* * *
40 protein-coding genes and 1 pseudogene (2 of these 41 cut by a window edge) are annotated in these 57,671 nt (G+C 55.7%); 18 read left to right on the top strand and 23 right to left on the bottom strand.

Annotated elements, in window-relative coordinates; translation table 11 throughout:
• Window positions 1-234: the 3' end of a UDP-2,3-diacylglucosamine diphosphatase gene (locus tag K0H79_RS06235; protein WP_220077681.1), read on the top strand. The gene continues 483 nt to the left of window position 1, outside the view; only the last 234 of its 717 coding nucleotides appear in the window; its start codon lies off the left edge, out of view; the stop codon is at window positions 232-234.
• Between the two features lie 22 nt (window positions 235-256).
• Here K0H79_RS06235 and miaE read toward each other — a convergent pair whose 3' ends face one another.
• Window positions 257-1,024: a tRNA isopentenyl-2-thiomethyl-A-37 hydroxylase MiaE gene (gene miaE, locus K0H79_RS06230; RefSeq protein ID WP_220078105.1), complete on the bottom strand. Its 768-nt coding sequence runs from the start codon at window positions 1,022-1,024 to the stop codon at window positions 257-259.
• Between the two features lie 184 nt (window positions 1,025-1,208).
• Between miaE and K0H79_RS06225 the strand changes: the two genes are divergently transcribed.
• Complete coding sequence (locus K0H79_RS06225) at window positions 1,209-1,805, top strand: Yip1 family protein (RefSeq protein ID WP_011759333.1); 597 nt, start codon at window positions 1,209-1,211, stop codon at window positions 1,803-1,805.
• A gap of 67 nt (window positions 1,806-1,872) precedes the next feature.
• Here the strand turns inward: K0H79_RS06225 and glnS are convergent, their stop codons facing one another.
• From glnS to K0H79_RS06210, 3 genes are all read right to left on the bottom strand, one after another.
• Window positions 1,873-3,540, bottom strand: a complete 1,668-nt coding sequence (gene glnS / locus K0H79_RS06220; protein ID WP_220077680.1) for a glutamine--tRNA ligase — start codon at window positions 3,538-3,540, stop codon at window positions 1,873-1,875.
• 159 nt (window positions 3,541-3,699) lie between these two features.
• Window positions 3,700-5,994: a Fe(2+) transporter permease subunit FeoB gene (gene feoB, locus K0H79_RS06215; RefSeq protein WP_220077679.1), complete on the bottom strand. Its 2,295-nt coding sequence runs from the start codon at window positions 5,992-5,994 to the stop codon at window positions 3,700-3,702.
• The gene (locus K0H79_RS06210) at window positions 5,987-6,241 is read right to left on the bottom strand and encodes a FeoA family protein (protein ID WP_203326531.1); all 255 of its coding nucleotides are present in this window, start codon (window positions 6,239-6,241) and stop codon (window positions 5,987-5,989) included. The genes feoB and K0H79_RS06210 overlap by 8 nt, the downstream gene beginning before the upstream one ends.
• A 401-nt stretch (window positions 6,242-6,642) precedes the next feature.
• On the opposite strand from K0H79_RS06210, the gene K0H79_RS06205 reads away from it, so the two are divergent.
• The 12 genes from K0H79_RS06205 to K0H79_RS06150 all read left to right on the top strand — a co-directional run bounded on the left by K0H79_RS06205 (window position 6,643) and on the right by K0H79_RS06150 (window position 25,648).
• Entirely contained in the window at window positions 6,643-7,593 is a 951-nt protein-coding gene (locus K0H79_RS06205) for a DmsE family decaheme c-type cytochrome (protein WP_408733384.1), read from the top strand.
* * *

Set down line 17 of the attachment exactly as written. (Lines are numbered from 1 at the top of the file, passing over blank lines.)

• A 401-nt stretch (window positions 6,242-6,642) precedes the next feature.